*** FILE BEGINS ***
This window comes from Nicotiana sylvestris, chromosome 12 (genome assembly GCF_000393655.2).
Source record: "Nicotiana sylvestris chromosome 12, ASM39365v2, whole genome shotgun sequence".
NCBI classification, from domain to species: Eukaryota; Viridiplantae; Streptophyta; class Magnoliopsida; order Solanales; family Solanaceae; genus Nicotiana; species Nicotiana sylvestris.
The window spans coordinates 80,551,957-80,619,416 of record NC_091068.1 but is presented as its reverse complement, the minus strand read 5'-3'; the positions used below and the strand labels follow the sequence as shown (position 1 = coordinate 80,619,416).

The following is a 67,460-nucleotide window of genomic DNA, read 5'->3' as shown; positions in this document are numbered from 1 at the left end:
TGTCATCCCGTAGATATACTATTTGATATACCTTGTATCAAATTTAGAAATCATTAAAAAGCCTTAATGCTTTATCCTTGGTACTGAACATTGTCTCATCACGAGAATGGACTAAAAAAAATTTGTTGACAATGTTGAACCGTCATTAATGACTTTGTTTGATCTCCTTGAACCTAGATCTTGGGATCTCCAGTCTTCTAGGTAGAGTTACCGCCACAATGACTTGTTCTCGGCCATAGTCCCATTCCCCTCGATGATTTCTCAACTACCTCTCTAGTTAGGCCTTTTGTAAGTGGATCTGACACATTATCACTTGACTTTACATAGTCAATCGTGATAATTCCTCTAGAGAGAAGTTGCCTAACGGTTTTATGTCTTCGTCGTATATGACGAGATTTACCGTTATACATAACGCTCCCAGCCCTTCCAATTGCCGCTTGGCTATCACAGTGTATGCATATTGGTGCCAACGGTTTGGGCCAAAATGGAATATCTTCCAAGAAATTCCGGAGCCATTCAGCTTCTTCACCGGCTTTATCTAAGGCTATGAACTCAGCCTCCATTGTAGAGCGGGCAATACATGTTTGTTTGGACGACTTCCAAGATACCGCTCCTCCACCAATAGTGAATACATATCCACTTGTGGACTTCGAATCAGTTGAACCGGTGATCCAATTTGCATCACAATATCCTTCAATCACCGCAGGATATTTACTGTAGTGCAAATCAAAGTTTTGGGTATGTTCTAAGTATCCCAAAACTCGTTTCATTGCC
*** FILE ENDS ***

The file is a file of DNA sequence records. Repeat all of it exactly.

This window comes from Nicotiana sylvestris, chromosome 12 (genome assembly GCF_000393655.2).
Source record: "Nicotiana sylvestris chromosome 12, ASM39365v2, whole genome shotgun sequence".
NCBI classification, from domain to species: Eukaryota; Viridiplantae; Streptophyta; class Magnoliopsida; order Solanales; family Solanaceae; genus Nicotiana; species Nicotiana sylvestris.
The window spans coordinates 80,551,957-80,619,416 of record NC_091068.1 but is presented as its reverse complement, the minus strand read 5'-3'; the positions used below and the strand labels follow the sequence as shown (position 1 = coordinate 80,619,416).

The following is a 67,460-nucleotide window of genomic DNA, read 5'->3' as shown; positions in this document are numbered from 1 at the left end:
TGTCATCCCGTAGATATACTATTTGATATACCTTGTATCAAATTTAGAAATCATTAAAAAGCCTTAATGCTTTATCCTTGGTACTGAACATTGTCTCATCACGAGAATGGACTAAAAAAAATTTGTTGACAATGTTGAACCGTCATTAATGACTTTGTTTGATCTCCTTGAACCTAGATCTTGGGATCTCCAGTCTTCTAGGTAGAGTTACCGCCACAATGACTTGTTCTCGGCCATAGTCCCATTCCCCTCGATGATTTCTCAACTACCTCTCTAGTTAGGCCTTTTGTAAGTGGATCTGACACATTATCACTTGACTTTACATAGTCAATCGTGATAATTCCTCTAGAGAGAAGTTGCCTAACGGTTTTATGTCTTCGTCGTATATGACGAGATTTACCGTTATACATAACGCTCCCAGCCCTTCCAATTGCCGCTTGGCTATCACAGTGTATGCATATTGGTGCCAACGGTTTGGGCCAAAATGGAATATCTTCCAAGAAATTCCGGAGCCATTCAGCTTCTTCACCGGCTTTATCTAAGGCTATGAACTCAGCCTCCATTGTAGAGCGGGCAATACATGTTTGTTTGGACGACTTCCAAGATACCGCTCCTCCACCAATAGTGAATACATATCCACTTGTGGACTTCGAATCAGTTGAACCGGTGATCCAATTTGCATCACAATATCCTTCAATCACCGCAGGATATTTACTGTAGTGCAAATCAAAGTTTTGGGTATGTTCTAAGTATCCCAAAACTCGTTTCATTGCC